Compliance

Reference materials have always been used for assay lab quality control (QC) and quality assurance (QA) but their use has increased and been more prominent following tightening of various codes, legislation and regulations worldwide for the recording and reporting of mineral resources and reserves. This followed several prominent poor corporate governance and fraud cases. South African and Canadian stock exchange rules actually specify QA/QC from exploration through to the mineral resouce statement. It will also be required for an independent sign-off of exploration data or a mineral resource. They have become necessary since SOX for mining company internal audit procedures. Although corporate compliance requirements still fall short of what has become best practice or what is necessary.

There is little doubt, that in the competition for investment money, especially in a high risk industry like exploration and mining, the company with the best set of books will attract the best premium. While audit trails and quality assurance are a very small part of the business, they are an important cornerstone.

Control rules

Control rules are the criteria used to accept or reject an analytical run. These rules must be set up to provide a high enough percentage of true alarms with a low enough percentage of false alarms and they must be documented. A single rule procedure may be sufficient for robust analytical procedures, or to use as an indicator, but multi rule procedures are more commonly used, particularly for more complex methods. Sample rules are:-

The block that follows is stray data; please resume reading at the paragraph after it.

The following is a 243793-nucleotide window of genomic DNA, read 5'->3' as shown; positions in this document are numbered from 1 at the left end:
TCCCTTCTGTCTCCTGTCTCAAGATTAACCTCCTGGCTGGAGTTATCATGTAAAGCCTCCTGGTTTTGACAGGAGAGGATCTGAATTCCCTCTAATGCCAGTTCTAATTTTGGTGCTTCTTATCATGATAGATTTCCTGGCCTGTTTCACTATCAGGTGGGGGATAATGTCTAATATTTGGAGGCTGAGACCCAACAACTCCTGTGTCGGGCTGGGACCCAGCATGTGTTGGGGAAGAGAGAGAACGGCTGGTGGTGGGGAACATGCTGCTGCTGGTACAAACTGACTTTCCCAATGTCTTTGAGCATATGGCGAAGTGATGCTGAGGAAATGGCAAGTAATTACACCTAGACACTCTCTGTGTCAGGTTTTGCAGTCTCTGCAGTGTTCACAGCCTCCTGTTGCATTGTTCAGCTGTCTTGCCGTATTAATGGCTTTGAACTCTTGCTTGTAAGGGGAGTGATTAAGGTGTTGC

Reject a run if, for the major economic element:

  1. One control is outside 3SD (standard deviations)
    OR
  2. 2 consecutive controls are outside the same 2SD
    OR

To improve the detection rate, additional rules can be added:

  1. Reject a run if there is a range of >4SD between 2 controls
    OR
  2. 4 consecutive controls are on one side of the mean and >1SD from the mean
    OR
  3. 10 consecutive values are on the same side of the mean.

There is an extensive literature available on medical laboratory quality management that can be applied to mineral labs (see www.westgard.com).

Control Sample Failure Checklist

Good laboratories will report results within the manufacturers two standard deviation levels with a failure rate of <10 %.  If your laboratory is not achieving that or if your control sample results are failing the quality criteria that you have set:

-Firstly 

1. Check that you are using the correct Reference Material (with a grade and matrix matching your samples).

2. Read the manufacturers certificate and make sure your Control Chart limits match or are within the Certificate limits.

3. Note: if your laboratory has developed a bias you will automatically see more failures.

-Check the product labeling to make sure you are using the correct Reference Material

1. Check that the Product Code on the packaging matches the Code in your QC program.